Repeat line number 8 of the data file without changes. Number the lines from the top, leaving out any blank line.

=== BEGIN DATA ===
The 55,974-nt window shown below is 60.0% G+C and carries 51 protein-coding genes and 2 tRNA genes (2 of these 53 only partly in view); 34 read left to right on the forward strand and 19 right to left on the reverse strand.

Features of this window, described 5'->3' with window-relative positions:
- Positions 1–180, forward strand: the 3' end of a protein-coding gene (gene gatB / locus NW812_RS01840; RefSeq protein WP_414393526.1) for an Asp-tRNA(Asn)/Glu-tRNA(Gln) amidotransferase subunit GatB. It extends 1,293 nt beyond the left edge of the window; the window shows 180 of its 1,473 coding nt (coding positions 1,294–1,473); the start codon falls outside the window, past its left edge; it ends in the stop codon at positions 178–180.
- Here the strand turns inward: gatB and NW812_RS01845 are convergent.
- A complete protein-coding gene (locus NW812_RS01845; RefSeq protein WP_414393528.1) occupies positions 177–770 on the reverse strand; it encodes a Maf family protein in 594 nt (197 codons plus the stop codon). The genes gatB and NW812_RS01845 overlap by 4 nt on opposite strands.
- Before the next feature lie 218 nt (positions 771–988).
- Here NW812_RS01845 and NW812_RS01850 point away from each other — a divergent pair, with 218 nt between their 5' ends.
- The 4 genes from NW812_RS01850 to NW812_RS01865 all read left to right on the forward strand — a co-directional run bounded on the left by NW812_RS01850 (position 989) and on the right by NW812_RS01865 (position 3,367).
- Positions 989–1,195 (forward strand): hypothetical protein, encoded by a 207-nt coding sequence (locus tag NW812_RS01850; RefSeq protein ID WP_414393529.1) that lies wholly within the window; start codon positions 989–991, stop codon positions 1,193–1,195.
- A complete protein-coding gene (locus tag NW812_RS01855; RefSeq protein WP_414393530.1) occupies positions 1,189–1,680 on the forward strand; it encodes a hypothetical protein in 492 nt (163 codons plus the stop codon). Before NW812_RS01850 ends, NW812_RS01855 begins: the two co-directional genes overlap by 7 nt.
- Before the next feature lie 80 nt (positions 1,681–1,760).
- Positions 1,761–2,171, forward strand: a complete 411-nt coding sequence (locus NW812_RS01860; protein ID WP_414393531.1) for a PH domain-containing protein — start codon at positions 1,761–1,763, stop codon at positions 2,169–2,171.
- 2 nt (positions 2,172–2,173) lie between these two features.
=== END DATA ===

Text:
- The 4 genes from NW812_RS01850 to NW812_RS01865 all read left to right on the forward strand — a co-directional run bounded on the left by NW812_RS01850 (position 989) and on the right by NW812_RS01865 (position 3,367).